As we enter into the final month of 2017, it is vital to start your end-of-year tasks if you haven’t already. As I tell many clients, this should include your estate planning review and gifts to your children and grandchildren.
However, there are two important tax law changes coming in 2018. First, the annual gift tax exclusion is being raised from $14,000 to $15,000. This means that starting in 2018 a person can gift away $15,000 to anyone they want per year, or $30,000 of jointly held assets with a spouse without any gift tax consequences. Although, this rule is often confusing. This does not mean $15,000 total, but means $15,000 per person.
For Example, John and Jane have three children, Joe, John Jr., and Susan. John and Jane can give $30,000 to Joe, $30,000 to John Jr., and $30,000 to Susan each year and reduce their taxable estate by $90,000 each year.
Another important change in 2018 to the estate and gift tax rules include the raising of the federal estate tax exemption from $5.49 million to $5.6 million. This means that the first $5.6 million of assets that are transferred at death will pass tax free. However, portability may still be elected in 2018, leaving a married couple with the option to pass up to $11.2 million to their heirs’ tax free.
Your First Item On Your End of the Year To Do List for Your Estate Planning Should Include Completing Those Annual Gifts. However, for 2017, It Is Still $14,000. IMPORTANT NOTE: Make Sure Your Children Cash or Deposit Those Checks. Otherwise, The IRS May Argue That The Gift Was Not Completed!
Your Second Item On Your To Do List Should Be Regarding Your Own Estate Planning Updates … Is It Time to Update From a Will to a Trust?
Listed below are some of the ways that upgrading your estate plan from a Will to Trust could provide to your family …
- Provides In Home Healthcare Instructions Which Can Someday Help Avoid Unnecessary Placement in a Nursing Home
- Provides Continuity in Handling of Your Affairs By More Efficiently Transferring Your Property To Your Loved Ones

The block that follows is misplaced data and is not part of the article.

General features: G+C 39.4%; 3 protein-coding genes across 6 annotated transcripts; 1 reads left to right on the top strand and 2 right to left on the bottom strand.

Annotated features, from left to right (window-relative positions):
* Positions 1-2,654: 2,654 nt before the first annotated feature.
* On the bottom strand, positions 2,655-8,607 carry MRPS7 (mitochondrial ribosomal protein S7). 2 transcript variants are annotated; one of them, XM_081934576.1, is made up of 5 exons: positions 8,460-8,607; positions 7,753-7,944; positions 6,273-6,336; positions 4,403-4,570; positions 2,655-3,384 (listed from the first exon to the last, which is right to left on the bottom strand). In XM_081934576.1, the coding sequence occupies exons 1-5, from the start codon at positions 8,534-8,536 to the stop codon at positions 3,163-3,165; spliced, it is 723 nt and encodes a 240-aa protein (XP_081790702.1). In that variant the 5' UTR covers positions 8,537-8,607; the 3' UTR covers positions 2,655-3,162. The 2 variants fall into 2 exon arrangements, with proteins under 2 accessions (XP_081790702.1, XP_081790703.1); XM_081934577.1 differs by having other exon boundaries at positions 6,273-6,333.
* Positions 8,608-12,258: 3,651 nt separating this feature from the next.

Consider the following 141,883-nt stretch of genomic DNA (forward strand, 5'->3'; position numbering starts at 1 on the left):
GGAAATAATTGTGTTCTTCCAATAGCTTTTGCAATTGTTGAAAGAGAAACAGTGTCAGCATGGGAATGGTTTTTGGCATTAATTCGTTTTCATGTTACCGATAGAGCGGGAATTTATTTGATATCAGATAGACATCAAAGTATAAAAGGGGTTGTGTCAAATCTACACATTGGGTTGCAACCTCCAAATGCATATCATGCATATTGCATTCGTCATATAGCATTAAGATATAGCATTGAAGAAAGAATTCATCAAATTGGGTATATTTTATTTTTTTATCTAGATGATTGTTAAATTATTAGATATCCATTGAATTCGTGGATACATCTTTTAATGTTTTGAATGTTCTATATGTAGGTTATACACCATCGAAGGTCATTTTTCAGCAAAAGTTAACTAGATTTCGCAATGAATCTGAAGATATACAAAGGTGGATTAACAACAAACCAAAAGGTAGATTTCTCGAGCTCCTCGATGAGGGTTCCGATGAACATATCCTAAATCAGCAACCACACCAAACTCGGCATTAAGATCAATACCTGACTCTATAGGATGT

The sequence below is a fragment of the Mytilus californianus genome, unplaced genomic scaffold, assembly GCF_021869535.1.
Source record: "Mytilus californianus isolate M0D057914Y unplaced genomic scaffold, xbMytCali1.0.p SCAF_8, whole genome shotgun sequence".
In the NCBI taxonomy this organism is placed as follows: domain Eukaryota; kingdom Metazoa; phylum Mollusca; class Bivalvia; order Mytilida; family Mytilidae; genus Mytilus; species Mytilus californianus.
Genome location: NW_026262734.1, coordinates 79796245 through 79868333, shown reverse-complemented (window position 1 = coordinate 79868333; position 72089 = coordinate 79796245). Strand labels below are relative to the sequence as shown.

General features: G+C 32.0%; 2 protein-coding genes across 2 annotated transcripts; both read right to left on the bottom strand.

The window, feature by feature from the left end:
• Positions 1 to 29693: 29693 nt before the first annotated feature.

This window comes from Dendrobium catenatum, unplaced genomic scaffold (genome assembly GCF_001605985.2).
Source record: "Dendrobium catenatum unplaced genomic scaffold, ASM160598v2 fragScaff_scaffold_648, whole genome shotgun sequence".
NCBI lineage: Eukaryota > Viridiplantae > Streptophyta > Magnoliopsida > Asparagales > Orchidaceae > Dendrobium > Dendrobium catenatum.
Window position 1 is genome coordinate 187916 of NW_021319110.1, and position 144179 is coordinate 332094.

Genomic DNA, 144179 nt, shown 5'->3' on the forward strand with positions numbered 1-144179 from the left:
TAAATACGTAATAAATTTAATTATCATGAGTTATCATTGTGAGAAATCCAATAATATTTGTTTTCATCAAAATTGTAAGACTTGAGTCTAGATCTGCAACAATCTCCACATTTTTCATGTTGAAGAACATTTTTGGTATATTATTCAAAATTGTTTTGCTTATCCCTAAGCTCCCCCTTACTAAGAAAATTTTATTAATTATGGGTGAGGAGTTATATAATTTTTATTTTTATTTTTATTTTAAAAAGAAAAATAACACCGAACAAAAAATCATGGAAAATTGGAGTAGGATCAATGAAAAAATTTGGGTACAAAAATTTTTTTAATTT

- Fully Avoids Probate Upon Your Death, and Avoids Court Conservatorship and Guardianship Upon Your Disability, As To All Assets That Are In Trust
- Provides Prenuptial Protection For Your Spouse and Children and in the Event Your Surviving Spouse Chooses to Remarry After Your Death, It Can Help Assure That your Estate Passes to Your Children, and Not the New Spouse
- Easily Moves With You From State to State
- Allows You to Choose Guardians For Your Minor Children
- Creates Trusts for Your Loved Ones That Are Free From the Supervision of the Probate Court
- Is Difficult for Disgruntled Heirs to Attack
- Helps to Assure Family’s Privacy Following Your Disability or Death
- Helps to Achieve Your Death Tax, Income Tax, and Capital Gains Tax Objectives and Reduce After-Death Administrative Expenses
- Provides Comfort To Your Loved Ones During Their Period of Grief and Spares Them Any Unnecessary Emotional or Financial Hardship Should You Become Incapacitated or At The Time of Your Death
- Helps to Assure That Your Estate Assets Will Pass to the Individuals of Your Choice
- Passes Assets More Quickly to Your Loved Ones Upon Your Death, Avoiding Some of the Delays, Hassles, and Paperwork Involved in the Probate Process
- Protects Children’s Inheritance From Divorcing Spouses, Creditors, Lawsuits, and Other Predators, Ensuring That Your Assets and Inheritance Remain With Your Children As You Have Always Intended
- Ensures That Your IRA Receives the Most Tax Efficient and Beneficial Distribution to Enhance the Value of the IRA Over Their Lifetimes
DON’T FORGET … In 2010, the Supreme Court Took Away Asset Protection for Your Heirs … An IRA Trust Can Continue to Provide That Protection To Your Children and Heirs!
With all these issues and potential problems that you could be leaving behind for your family, why would you leave planning your estate (or updating your estate) to chance by not performing your annual review? Make it your gift to your family this holiday season by providing them with the protection they deserve. Plan your estate today, so you can leave a lasting legacy tomorrow! Call us today at (615) 490-0477 to schedule you initial Legacy Planning Strategy Session.
Not Ready to Schedule Your Legacy Planning Strategy Session? No Problem! Click Here to Download Our Free Report on Estate Planning for Tennessee Families!